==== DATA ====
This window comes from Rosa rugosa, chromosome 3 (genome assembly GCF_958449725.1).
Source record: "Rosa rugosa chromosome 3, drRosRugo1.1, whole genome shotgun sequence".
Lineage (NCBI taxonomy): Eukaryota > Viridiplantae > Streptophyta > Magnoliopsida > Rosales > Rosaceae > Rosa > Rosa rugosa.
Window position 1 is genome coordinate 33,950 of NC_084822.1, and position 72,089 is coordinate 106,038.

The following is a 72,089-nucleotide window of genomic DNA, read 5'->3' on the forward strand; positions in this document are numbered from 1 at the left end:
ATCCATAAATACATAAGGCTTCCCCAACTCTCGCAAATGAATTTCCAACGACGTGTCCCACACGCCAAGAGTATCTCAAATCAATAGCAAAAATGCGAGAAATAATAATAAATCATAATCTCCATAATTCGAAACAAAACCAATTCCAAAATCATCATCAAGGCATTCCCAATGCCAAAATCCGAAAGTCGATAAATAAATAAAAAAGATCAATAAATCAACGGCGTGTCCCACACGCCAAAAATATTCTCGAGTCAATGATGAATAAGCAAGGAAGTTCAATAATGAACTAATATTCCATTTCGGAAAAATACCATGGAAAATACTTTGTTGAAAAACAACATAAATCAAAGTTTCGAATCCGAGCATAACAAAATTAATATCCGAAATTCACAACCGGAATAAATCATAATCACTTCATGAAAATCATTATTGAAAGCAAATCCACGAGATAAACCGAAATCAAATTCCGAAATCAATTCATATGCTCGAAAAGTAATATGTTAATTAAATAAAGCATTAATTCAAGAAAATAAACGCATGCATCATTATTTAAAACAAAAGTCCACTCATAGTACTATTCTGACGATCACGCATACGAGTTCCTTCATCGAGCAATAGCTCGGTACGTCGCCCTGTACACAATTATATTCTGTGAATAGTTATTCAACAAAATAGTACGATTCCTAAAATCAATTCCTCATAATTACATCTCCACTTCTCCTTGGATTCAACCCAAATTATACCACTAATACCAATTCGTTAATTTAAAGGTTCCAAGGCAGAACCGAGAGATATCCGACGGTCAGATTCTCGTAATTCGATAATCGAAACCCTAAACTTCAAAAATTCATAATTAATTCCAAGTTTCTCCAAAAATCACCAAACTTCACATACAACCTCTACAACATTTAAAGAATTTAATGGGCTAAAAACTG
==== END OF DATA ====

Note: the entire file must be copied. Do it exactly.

This window comes from Rosa rugosa, chromosome 3 (genome assembly GCF_958449725.1).
Source record: "Rosa rugosa chromosome 3, drRosRugo1.1, whole genome shotgun sequence".
Lineage (NCBI taxonomy): Eukaryota > Viridiplantae > Streptophyta > Magnoliopsida > Rosales > Rosaceae > Rosa > Rosa rugosa.
Window position 1 is genome coordinate 33,950 of NC_084822.1, and position 72,089 is coordinate 106,038.

The following is a 72,089-nucleotide window of genomic DNA, read 5'->3' on the forward strand; positions in this document are numbered from 1 at the left end:
ATCCATAAATACATAAGGCTTCCCCAACTCTCGCAAATGAATTTCCAACGACGTGTCCCACACGCCAAGAGTATCTCAAATCAATAGCAAAAATGCGAGAAATAATAATAAATCATAATCTCCATAATTCGAAACAAAACCAATTCCAAAATCATCATCAAGGCATTCCCAATGCCAAAATCCGAAAGTCGATAAATAAATAAAAAAGATCAATAAATCAACGGCGTGTCCCACACGCCAAAAATATTCTCGAGTCAATGATGAATAAGCAAGGAAGTTCAATAATGAACTAATATTCCATTTCGGAAAAATACCATGGAAAATACTTTGTTGAAAAACAACATAAATCAAAGTTTCGAATCCGAGCATAACAAAATTAATATCCGAAATTCACAACCGGAATAAATCATAATCACTTCATGAAAATCATTATTGAAAGCAAATCCACGAGATAAACCGAAATCAAATTCCGAAATCAATTCATATGCTCGAAAAGTAATATGTTAATTAAATAAAGCATTAATTCAAGAAAATAAACGCATGCATCATTATTTAAAACAAAAGTCCACTCATAGTACTATTCTGACGATCACGCATACGAGTTCCTTCATCGAGCAATAGCTCGGTACGTCGCCCTGTACACAATTATATTCTGTGAATAGTTATTCAACAAAATAGTACGATTCCTAAAATCAATTCCTCATAATTACATCTCCACTTCTCCTTGGATTCAACCCAAATTATACCACTAATACCAATTCGTTAATTTAAAGGTTCCAAGGCAGAACCGAGAGATATCCGACGGTCAGATTCTCGTAATTCGATAATCGAAACCCTAAACTTCAAAAATTCATAATTAATTCCAAGTTTCTCCAAAAATCACCAAACTTCACATACAACCTCTACAACATTTAAAGAATTTAATGGGCTAAAAACTG